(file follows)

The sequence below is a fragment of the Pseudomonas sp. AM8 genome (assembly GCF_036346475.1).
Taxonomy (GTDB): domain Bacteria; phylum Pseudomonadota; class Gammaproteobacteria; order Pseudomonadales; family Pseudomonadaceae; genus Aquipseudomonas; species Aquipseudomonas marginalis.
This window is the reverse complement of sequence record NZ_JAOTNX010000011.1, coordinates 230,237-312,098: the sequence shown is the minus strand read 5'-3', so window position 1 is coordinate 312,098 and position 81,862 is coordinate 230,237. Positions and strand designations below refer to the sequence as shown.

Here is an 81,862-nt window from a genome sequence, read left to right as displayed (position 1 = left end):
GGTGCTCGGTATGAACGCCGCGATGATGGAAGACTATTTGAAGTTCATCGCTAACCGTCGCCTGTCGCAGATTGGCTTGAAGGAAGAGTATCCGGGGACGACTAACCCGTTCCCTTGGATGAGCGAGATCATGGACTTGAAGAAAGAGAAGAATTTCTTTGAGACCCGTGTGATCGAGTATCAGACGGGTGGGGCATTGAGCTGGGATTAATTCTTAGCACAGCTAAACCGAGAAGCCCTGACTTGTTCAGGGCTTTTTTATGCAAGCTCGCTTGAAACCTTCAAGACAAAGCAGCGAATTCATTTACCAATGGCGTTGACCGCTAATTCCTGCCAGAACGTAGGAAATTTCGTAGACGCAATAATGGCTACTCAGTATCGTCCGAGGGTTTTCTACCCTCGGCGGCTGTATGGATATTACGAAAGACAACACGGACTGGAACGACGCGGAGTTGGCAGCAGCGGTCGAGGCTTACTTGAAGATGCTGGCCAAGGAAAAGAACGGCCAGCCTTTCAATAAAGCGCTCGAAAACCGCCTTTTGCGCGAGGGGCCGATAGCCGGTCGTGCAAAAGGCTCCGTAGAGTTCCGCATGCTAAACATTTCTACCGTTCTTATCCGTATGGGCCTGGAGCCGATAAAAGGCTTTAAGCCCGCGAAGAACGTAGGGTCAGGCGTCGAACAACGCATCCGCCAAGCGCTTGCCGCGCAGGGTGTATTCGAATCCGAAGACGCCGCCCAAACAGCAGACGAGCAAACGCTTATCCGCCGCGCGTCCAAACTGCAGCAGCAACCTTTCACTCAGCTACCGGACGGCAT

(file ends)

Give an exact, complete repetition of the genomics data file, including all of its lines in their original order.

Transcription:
The sequence below is a fragment of the Pseudomonas sp. AM8 genome (assembly GCF_036346475.1).
Taxonomy (GTDB): domain Bacteria; phylum Pseudomonadota; class Gammaproteobacteria; order Pseudomonadales; family Pseudomonadaceae; genus Aquipseudomonas; species Aquipseudomonas marginalis.
This window is the reverse complement of sequence record NZ_JAOTNX010000011.1, coordinates 230,237-312,098: the sequence shown is the minus strand read 5'-3', so window position 1 is coordinate 312,098 and position 81,862 is coordinate 230,237. Positions and strand designations below refer to the sequence as shown.

Here is an 81,862-nt window from a genome sequence, read left to right as displayed (position 1 = left end):
GGTGCTCGGTATGAACGCCGCGATGATGGAAGACTATTTGAAGTTCATCGCTAACCGTCGCCTGTCGCAGATTGGCTTGAAGGAAGAGTATCCGGGGACGACTAACCCGTTCCCTTGGATGAGCGAGATCATGGACTTGAAGAAAGAGAAGAATTTCTTTGAGACCCGTGTGATCGAGTATCAGACGGGTGGGGCATTGAGCTGGGATTAATTCTTAGCACAGCTAAACCGAGAAGCCCTGACTTGTTCAGGGCTTTTTTATGCAAGCTCGCTTGAAACCTTCAAGACAAAGCAGCGAATTCATTTACCAATGGCGTTGACCGCTAATTCCTGCCAGAACGTAGGAAATTTCGTAGACGCAATAATGGCTACTCAGTATCGTCCGAGGGTTTTCTACCCTCGGCGGCTGTATGGATATTACGAAAGACAACACGGACTGGAACGACGCGGAGTTGGCAGCAGCGGTCGAGGCTTACTTGAAGATGCTGGCCAAGGAAAAGAACGGCCAGCCTTTCAATAAAGCGCTCGAAAACCGCCTTTTGCGCGAGGGGCCGATAGCCGGTCGTGCAAAAGGCTCCGTAGAGTTCCGCATGCTAAACATTTCTACCGTTCTTATCCGTATGGGCCTGGAGCCGATAAAAGGCTTTAAGCCCGCGAAGAACGTAGGGTCAGGCGTCGAACAACGCATCCGCCAAGCGCTTGCCGCGCAGGGTGTATTCGAATCCGAAGACGCCGCCCAAACAGCAGACGAGCAAACGCTTATCCGCCGCGCGTCCAAACTGCAGCAGCAACCTTTCACTCAGCTACCGGACGGCAT